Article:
I was first introduced to Washington State with a syrah from Dunham Cellars which retails for $35 at the LCBO.  If you can find it, that is a steal and you can find my review of that wine here.  I was excited about Washington then, and I was excited for the opportunity to try more of the up and coming product last week.  My thanks to 14 Hands Vineyards for having me at their “release party” for Hot to Trot wine.  “Release Party” really was the appropriate term for the evening and a party it certainly was.  Hot to Trot is available now in the LCBO with a red blend selling for $15.30 and a white blend selling for $14.65.  These two wines were our hosts for the evening and they were flowing.  The beauty of it was that there were only the two wines.  Within 20 minutes of arriving my reviews on the wines and my tasting notes were complete so like the rest of the guests in attendance I got to enjoy the “party” aspect of the evening, which was a pleasure.  I even took home the door prize, a 24 Carat gold plated horseshoe.  The story goes that the horseshoe is going to bring me good luck.  It didn’t seem to help when I placed a bet on the biggest long shot horse I could find, but perhaps in more reasonable settings in the future I will reap its benefits.

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The red is a blend of Merlot, Syrah, and Cabernet Sauvignon.  In speaking with many of the guests in attendance this was their favourite of the two blends being sampled.  Personally I preferred the white, but the red was approachable and certainly enjoyable.  I found the Merlot shone through most creating a nice overall mouthfeel with ripe flavours of black fruit coming out.  I wouldn’t classify the red as an age worthy, high quality wine, but I would classify it as a wine you could drink a lot of and a great wine to open when hosting company.  As I mentioned the white was my personal preference.  It is a blend of Chardonnay, Pinot Gris, and Viognier.  I found it very refreshing and loaded with fruit.  It showed lots of green apple, lemon, peach, and a hint of residual sugar as the Viognier shines through.  A simple, simple, wine that would be great to host with and again great to drink a lot of.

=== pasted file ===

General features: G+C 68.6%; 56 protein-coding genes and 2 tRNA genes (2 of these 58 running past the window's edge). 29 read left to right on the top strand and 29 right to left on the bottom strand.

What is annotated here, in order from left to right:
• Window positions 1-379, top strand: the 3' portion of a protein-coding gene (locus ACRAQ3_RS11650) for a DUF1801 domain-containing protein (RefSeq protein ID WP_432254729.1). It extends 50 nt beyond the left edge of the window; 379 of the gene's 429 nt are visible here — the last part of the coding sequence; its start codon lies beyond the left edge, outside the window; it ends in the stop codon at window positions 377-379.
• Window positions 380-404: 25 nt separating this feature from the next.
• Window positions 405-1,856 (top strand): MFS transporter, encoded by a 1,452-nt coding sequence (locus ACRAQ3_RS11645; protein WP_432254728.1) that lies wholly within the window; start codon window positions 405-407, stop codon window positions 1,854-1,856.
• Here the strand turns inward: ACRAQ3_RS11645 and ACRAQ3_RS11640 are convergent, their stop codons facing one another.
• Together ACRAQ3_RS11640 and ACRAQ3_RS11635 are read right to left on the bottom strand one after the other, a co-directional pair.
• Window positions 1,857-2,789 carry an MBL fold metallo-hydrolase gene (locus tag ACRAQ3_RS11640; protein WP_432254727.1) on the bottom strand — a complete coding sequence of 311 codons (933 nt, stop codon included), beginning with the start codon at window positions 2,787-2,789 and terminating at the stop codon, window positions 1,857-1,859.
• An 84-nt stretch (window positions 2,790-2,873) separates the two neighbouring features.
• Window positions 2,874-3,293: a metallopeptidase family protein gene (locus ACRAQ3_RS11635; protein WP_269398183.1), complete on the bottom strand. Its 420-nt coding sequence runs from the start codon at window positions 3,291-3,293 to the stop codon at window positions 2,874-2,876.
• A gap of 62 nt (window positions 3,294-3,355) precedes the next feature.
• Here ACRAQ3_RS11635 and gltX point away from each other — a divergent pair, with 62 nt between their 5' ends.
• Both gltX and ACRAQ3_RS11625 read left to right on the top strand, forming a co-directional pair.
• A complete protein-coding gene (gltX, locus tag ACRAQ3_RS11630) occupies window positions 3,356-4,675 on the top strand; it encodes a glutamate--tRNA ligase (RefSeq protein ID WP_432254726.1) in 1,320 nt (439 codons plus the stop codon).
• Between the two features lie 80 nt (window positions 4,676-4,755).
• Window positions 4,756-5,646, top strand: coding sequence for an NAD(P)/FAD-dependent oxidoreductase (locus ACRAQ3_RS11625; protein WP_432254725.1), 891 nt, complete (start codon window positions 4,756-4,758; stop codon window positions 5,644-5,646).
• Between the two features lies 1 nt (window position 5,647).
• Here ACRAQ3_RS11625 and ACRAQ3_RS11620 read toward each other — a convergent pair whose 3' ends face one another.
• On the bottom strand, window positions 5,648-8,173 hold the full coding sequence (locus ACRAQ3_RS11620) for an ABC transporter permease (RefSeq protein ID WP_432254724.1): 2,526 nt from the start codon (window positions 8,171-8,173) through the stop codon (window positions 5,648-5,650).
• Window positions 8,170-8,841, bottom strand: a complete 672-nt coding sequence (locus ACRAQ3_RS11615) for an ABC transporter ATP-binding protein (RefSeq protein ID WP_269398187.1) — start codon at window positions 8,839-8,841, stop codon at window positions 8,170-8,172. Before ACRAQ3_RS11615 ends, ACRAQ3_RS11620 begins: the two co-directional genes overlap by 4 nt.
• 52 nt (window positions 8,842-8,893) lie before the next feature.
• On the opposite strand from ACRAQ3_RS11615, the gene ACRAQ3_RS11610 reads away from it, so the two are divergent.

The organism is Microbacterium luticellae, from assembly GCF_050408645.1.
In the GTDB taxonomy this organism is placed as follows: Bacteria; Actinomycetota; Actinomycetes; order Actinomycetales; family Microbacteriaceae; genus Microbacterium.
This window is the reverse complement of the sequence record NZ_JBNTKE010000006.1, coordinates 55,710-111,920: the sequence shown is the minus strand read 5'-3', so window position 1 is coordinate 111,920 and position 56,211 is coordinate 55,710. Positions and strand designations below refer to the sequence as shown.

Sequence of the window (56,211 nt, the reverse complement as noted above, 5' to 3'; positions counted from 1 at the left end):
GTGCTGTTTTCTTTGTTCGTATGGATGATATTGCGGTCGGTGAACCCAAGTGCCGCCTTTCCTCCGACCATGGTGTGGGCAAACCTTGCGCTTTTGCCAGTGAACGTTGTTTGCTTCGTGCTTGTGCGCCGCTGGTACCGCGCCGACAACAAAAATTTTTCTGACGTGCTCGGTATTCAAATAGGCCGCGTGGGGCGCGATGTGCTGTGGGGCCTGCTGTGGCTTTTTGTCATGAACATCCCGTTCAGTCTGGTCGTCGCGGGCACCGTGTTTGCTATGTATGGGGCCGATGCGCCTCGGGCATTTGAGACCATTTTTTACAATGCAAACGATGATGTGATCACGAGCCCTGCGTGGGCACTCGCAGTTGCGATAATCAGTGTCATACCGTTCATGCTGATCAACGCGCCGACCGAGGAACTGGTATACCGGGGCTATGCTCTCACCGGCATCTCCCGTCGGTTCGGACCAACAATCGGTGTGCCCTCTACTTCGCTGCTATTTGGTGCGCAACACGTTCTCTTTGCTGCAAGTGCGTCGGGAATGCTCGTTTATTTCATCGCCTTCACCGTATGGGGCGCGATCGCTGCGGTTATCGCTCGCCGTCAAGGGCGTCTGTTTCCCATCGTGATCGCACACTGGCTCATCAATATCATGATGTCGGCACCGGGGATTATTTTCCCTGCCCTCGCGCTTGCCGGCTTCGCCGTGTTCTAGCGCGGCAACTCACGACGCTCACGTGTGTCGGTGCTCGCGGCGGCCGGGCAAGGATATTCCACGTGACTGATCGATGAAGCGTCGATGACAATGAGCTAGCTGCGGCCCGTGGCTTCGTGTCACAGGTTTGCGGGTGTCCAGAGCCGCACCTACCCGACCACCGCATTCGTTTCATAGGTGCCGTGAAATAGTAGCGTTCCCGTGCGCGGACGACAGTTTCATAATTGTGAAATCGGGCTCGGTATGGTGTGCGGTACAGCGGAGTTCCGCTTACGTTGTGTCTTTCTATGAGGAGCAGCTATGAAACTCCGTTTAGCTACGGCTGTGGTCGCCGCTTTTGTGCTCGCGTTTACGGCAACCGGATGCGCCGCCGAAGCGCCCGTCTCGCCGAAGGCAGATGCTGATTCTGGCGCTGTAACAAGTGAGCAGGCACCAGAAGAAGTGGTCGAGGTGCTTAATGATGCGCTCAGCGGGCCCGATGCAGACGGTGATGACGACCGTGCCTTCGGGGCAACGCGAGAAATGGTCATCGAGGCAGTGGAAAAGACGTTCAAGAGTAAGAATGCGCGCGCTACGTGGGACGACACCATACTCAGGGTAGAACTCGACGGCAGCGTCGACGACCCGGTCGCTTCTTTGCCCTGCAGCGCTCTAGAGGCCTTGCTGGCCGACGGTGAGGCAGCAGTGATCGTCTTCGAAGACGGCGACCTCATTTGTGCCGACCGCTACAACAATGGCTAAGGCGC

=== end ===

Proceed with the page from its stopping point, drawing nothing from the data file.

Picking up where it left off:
The “wine you can drink a lot of” designation may sound a bit like a cop out, but it is an honest classification for me.  Some wines may be the best in the world and high quality wines, but you would only want a single glass.  The Hot to Trot wines wouldn’t be my definition of the best in the world, but they are good value, good hosting wines, wines that will go over well in most any crowd, and thus wines you could drink a lot of.  Actually those seemed to be some themes from the evening, and I was happy to oblige.

- Mark
Follow me on Twitter: @towineman

Forty Creek – by @500levelfan